In the aftermath of a nuclear explosion, the city skyline of New York City is portrayed as an urban wreck. The sea of grimy grey and brown undertones reflects the tragic outcome of the aftermath, although the floating air balloons suggest that life will still move on as yesterday’s news is old news. The brown tones can be read as resembling sepia pigments used in old photography to indicate the past, whereby the coloured posters reflect the truth of the infinitely evolving politically-influenced future.  The only glimpses of colour, as the camera continues to zoom out, are the patriotic national colours red white and blue from the political propaganda posters on the surviving buildings…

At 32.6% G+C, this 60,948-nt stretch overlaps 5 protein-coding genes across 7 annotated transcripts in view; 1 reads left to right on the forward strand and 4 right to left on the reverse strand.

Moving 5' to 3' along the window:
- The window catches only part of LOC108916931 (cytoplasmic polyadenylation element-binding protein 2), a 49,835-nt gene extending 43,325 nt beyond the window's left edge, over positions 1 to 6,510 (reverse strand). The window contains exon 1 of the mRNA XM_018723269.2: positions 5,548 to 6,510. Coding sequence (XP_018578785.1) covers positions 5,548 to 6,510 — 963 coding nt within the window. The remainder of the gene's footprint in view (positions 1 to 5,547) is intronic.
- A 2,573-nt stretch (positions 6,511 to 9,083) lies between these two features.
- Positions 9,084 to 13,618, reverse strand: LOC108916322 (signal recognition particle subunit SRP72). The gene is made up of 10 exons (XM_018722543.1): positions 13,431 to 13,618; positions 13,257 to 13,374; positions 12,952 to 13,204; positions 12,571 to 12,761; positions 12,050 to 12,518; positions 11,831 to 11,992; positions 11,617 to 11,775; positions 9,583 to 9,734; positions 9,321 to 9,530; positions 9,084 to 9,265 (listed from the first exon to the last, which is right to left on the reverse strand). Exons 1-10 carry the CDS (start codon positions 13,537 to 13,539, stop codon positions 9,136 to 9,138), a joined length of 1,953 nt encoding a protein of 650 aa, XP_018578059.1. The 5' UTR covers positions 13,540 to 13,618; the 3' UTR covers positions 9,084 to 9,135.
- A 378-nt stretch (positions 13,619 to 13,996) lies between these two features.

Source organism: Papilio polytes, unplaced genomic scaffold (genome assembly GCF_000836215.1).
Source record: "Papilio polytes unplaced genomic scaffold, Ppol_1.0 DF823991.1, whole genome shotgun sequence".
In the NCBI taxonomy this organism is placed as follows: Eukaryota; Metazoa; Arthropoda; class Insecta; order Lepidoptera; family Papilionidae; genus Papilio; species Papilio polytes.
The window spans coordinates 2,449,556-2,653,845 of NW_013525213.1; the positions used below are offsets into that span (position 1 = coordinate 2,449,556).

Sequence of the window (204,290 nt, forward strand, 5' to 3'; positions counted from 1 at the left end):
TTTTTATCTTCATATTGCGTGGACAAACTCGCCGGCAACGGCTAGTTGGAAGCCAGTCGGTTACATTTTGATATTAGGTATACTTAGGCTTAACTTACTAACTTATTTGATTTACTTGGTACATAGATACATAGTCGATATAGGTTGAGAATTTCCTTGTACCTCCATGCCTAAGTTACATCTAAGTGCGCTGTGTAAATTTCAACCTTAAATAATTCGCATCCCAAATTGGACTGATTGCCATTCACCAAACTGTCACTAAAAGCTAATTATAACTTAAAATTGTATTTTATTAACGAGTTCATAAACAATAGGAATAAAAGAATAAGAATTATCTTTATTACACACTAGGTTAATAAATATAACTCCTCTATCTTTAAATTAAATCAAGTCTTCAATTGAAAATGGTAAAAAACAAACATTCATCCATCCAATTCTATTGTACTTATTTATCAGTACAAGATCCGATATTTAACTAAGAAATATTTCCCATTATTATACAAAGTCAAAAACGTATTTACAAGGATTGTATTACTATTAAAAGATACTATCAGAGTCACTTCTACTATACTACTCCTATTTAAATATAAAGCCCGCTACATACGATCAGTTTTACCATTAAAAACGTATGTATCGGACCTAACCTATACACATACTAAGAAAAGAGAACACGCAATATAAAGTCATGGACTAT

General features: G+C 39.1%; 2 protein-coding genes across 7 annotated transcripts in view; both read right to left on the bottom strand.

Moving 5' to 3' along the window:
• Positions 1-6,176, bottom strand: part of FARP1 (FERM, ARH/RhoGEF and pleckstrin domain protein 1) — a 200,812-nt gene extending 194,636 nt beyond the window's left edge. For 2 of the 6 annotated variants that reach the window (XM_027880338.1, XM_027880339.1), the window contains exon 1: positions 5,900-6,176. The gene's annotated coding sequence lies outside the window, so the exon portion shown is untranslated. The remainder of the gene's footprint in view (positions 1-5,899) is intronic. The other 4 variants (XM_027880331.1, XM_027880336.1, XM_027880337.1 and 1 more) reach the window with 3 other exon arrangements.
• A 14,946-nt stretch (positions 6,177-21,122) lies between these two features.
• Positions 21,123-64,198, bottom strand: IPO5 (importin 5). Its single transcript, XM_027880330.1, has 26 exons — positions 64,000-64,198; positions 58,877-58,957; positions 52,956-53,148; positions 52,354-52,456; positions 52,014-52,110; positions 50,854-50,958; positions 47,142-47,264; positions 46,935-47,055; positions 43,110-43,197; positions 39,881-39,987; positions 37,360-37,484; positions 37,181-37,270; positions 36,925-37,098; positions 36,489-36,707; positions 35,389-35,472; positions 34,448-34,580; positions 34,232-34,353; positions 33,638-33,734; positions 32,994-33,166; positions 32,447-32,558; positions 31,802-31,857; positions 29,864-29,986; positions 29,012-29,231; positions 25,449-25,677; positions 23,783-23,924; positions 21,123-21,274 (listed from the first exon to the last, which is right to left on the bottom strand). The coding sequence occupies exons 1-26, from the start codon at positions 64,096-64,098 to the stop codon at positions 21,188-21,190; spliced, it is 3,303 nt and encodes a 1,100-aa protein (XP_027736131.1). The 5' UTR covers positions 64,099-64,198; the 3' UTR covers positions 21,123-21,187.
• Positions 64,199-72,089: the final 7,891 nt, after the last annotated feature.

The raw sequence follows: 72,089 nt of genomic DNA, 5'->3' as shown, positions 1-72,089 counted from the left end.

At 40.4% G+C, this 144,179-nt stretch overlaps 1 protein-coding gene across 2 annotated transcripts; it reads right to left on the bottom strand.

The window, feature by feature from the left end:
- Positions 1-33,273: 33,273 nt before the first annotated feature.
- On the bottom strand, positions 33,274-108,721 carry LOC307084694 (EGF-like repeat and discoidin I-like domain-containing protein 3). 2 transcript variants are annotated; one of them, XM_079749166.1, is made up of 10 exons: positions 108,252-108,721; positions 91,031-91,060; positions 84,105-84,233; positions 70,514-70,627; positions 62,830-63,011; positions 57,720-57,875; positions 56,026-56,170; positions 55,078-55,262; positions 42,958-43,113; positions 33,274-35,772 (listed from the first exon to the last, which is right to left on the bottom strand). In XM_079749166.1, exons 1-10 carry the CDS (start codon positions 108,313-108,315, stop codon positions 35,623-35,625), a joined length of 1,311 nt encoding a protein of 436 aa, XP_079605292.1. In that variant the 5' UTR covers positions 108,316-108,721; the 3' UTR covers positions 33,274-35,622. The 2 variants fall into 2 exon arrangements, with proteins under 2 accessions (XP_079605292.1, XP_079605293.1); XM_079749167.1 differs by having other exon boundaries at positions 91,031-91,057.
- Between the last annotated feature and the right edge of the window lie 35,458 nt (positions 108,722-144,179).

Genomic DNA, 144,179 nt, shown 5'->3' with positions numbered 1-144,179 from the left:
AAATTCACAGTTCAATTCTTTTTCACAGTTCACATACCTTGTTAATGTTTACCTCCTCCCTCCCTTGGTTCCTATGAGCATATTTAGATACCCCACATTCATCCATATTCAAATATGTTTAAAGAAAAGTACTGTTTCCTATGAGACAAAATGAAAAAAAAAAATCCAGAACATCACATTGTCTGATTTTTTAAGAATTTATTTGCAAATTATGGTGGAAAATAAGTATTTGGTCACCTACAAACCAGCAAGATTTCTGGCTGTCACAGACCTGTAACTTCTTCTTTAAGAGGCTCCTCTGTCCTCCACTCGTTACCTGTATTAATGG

A small publishing house (Pioneer Publishing Inc.) is introduced, whereby life is shown to be back to normal with people working and walking down the streets together minding their own business with cars driving. As the camera sits for a few seconds, we are able to adapt to the new-found sense of normality and detach ourselves from previous events as new secondary characters are introduced. An extreme close-up of a green t-shirt with the iconic ‘Comedian’ yellow smiley face logo is followed by a drop of ketchup dripping down one eye. This figuratively parallel re-enactment relating to the death scene of Edward Blake at the beginning of the movie re-familiarise us with the key character again, and enables us to make that symbolic connection. The junior journalist, carelessly eating his burger, is confronted by his middle-aged superior by the doorway, whilst looking at the newspaper and commenting “Seymour, we got nothing to write about anymore”. He continues to express his frustration towards this new-found peace as “like living in a god-damn hippie commune”. His, and arguably America’s, hypocritical mentality indicates that humanity has not changed and bad news is profitably good news. This brings up the question of whether we like to continuously be unsatisfied, and whether having an imbalance is how society is truly balanced, through inequality and hierarchical structures.